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D-Link switch marks shift in WLANs

Making wireless part of the wired infrastructure will create one network that's easier to deploy and manage.

By , Network World
May 26, 2006 04:20 PM ET

Network World - D-Link's upcoming announcement of a trio of unified wireless/wired LAN switches is the start of a major shift in the way wireless LANs will be deployed.

New silicon and software make it possible for Ethernet switches to process both 802.11 and 802.3 packets, and deliver services unique to wireless traffic, such as radio frequency management and roaming across access points. Wireless is poised to become a standard feature of the wired infrastructure, rather than a separate network, according to analysts and vendors.

Because the two networks are collapsed into one that supports wired and wireless access, the unified network promises to be easier to deploy, simpler to run and manage, and lower in total cost of ownership compared with WLANs that have separate switches and management systems, according to analysts.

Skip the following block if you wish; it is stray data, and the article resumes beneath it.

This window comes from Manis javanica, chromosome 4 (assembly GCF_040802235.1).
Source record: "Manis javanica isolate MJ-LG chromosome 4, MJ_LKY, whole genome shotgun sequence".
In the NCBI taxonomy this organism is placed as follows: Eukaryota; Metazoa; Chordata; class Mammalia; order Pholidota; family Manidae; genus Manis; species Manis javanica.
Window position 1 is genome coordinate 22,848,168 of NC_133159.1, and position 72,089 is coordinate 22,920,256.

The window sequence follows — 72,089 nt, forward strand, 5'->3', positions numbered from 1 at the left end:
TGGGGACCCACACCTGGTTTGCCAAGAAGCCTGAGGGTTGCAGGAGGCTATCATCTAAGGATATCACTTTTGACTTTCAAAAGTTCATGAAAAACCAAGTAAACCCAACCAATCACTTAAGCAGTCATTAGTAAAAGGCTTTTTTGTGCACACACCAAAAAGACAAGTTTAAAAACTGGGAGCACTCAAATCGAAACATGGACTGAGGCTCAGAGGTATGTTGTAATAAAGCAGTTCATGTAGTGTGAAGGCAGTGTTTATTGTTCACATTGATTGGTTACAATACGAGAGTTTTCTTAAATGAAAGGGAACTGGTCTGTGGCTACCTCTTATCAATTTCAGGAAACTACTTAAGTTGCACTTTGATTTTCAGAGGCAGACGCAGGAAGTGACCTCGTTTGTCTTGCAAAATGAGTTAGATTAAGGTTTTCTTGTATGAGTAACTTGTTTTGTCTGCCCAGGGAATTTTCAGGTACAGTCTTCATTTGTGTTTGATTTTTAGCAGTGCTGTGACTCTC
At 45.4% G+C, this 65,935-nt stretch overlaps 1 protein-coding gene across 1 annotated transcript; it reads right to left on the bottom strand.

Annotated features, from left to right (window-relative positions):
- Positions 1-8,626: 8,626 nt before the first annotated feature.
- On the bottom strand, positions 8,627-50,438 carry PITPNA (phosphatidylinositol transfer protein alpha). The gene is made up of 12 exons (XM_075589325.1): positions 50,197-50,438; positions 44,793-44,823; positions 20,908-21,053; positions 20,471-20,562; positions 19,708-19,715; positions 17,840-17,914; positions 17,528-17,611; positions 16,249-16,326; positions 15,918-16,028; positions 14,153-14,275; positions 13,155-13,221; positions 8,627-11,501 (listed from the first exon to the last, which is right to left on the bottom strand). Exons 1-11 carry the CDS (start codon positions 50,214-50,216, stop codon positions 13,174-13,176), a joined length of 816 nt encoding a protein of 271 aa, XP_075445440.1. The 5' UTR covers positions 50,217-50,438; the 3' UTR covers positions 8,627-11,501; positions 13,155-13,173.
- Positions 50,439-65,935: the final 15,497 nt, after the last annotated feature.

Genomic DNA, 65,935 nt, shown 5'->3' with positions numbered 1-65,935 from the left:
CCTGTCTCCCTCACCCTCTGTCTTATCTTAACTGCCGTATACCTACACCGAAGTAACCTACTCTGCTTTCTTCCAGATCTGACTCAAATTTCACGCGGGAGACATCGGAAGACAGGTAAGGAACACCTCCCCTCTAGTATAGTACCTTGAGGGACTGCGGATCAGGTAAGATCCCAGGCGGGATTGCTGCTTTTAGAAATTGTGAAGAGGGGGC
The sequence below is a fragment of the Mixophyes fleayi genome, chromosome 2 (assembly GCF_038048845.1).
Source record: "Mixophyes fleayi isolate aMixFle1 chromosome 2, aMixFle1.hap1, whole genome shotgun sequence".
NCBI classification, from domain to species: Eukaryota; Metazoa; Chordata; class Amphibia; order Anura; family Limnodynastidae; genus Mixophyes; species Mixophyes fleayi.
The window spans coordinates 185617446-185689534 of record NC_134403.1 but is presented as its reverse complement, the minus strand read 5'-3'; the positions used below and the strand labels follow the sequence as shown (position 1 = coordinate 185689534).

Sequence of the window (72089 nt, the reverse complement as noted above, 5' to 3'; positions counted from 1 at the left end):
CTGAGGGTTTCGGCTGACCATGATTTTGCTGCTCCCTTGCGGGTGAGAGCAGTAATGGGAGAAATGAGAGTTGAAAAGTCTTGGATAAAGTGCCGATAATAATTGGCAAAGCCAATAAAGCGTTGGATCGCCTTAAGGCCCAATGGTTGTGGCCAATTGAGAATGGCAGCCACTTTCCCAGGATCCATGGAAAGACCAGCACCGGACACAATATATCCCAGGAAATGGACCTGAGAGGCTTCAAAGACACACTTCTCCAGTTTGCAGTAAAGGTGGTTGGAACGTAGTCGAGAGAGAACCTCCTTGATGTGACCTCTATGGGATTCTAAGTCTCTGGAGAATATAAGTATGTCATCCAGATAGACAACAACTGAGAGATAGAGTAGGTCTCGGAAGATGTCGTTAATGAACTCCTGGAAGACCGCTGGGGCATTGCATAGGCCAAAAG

"We have seen the cost of endpoint silicon and access points collapse," says Bob Egan, director of emergent technologies for Tower Group. "But the infrastructure costs associated with WLANs has just skyrocketed. Now people are finally starting to address the core infrastructure, where the key cost issues are."

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